Now, I am going to describe MY process to you. Other clay artists may have a different approach to the same process, but you might develop your own techniques as you go on. This technique will get you started. But first off, we need a few simple materials.
- Wet/Dry Sandpaper
- Polishing Cloth
Personally, I work with a 600 grit, 800 grit, and than a 1200 grit to finish it off.
Any sort of canvas will do - you could use burlap or white denim too, just as long as it has a good coarse rough texture. I use a piece of painters canvas that my old high school Art teacher gave to me. As for a polishing cloth, you could try looking in the automotive department with all the car waxing supplies or in the fabric department. Find a piece of material that is very soft like fleece, flannel, soft cotton fabric, or terry cloth. You could even tear apart an old shirt!
Now that you know a thing or two about where and how to get the materials, I guess we should start the sanding process! Lay out a towel onto your work surface, and get yourself a container filled with warm water. This container should be large enough so that you can dunk your hands into the water without being too cramped - just as long as it is comfortable for you.
Now, get your clay creation out! All it needs to be is baked and cooled, and you can begin to work on it. Make sure you haven't painted it yet, as any painting you need to do can be done AFTER this process. Give your clay a dunk into the water, and grab yourself the coarsest grit of sandpaper (in my case, a 600 grit) and dunk it into the water, as well. Now, working over the water, begin to sand your clay, working in small circles, and paying special attention to all the nooks and crannies. When you notice that the clay particles start to fill up on the sandpaper and the clay, just dunk them into the water to give it a rinse. If there is any dust, impurities, or unevenness in the surface of the clay, this is the point where they need to be sanded away.
When the surface starts to improve, move onto the next grit of sandpaper. Just like before, sand the entire surface and pay special attention to the nooks and crannies. Keep dunking the clay and the sandpaper into the water to remove any clay particle accumulation. When the surface becomes more even and smooth, move onto the finest grit and repeat the process over again. By this point, your clay will be extremely smooth - but not as smooth as it is going to be a little later!
Dry your clay off with your towel, and grab your piece of canvas (or whatever you chose as your rough material) and begin to rub your clay. Get into all the nooks and crannies, move in circles, and don't be afraid to apply some good pressure. After about 3-5 minutes of buffing, we can now move onto the polishing phase! With your polishing cloth, do the same thing as you were doing before with the canvas - rub and polish your clay until it is bright, shiny and smooth!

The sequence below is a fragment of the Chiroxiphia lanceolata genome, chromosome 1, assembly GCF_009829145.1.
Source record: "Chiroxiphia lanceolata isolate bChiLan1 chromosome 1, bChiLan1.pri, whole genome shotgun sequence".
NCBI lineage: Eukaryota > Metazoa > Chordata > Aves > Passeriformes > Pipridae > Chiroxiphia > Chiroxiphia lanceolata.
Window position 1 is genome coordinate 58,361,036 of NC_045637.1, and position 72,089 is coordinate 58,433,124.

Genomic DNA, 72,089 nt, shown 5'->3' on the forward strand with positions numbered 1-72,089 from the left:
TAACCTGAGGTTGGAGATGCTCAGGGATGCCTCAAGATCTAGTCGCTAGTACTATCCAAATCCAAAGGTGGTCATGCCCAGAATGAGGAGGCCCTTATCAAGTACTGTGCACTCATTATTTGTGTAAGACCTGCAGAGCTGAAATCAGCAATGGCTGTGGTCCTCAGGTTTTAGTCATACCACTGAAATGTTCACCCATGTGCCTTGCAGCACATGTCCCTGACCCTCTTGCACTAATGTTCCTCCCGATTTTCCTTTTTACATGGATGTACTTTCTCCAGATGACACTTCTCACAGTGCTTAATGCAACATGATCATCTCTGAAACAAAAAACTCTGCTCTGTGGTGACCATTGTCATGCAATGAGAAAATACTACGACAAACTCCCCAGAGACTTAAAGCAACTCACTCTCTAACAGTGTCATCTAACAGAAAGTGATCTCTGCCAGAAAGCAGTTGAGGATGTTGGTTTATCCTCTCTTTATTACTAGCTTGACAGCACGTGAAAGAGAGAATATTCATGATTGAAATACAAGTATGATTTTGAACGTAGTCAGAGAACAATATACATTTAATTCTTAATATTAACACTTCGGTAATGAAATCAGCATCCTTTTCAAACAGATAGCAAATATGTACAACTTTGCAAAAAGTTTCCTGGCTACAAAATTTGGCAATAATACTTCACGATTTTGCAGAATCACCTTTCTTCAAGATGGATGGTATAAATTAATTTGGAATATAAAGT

This process really is easy, but many people just don't go through with it because it takes too darn long. If you sit in front of the T.V, it helps to be a little bit zoned out - or try listening to some music, as it makes the process a little more enjoyable. If I could offer any advice at all on this process, it would be to spend the MOST time in the first phase while sanding. This phase is crucial because it defines the final product.
If you don't spend much time sanding, than buffing and polishing isn't going to make it look much better. How does that saying go? "You can't polish a turd"... hah! Spend the most time with the coarsest grit of sand paper - I usually sit there for a good 8-10 minutes sanding away. Than spend a little less time with the next grit, and even less time with the finest grit. This phase is always the most time consuming, and for good reason! Buffing with the canvas and polishing with the cloth usually don't take that long.
If you like, you can add a few drops of dishwashing liquid to your water at the beginning. It creates a little less friction, and heck - it smells nice! You will find that if you are going to be adding any painting detail after this process, the paint will go on even smoother and it will hold on more easy. If you add any paint, just go over the entire surface with a little bit of rubbing alcohol - this gets rid of any excess dirt and oils so that the paint will stick even better. If you are used to glazing your clay creations with layer upon layer of gloss, you will only need ONE layer of gloss for an equivalent shine after the sanding, buffing, and polishing process - it is THAT shiny!
Seriously, if you haven't tried doing this before, just try it once - that is all you will need to convince you. After gazing at your smooth, shiny, and beautiful creations and seeing your practically seeing your reflection in the clay, you will be wondering how you did without it!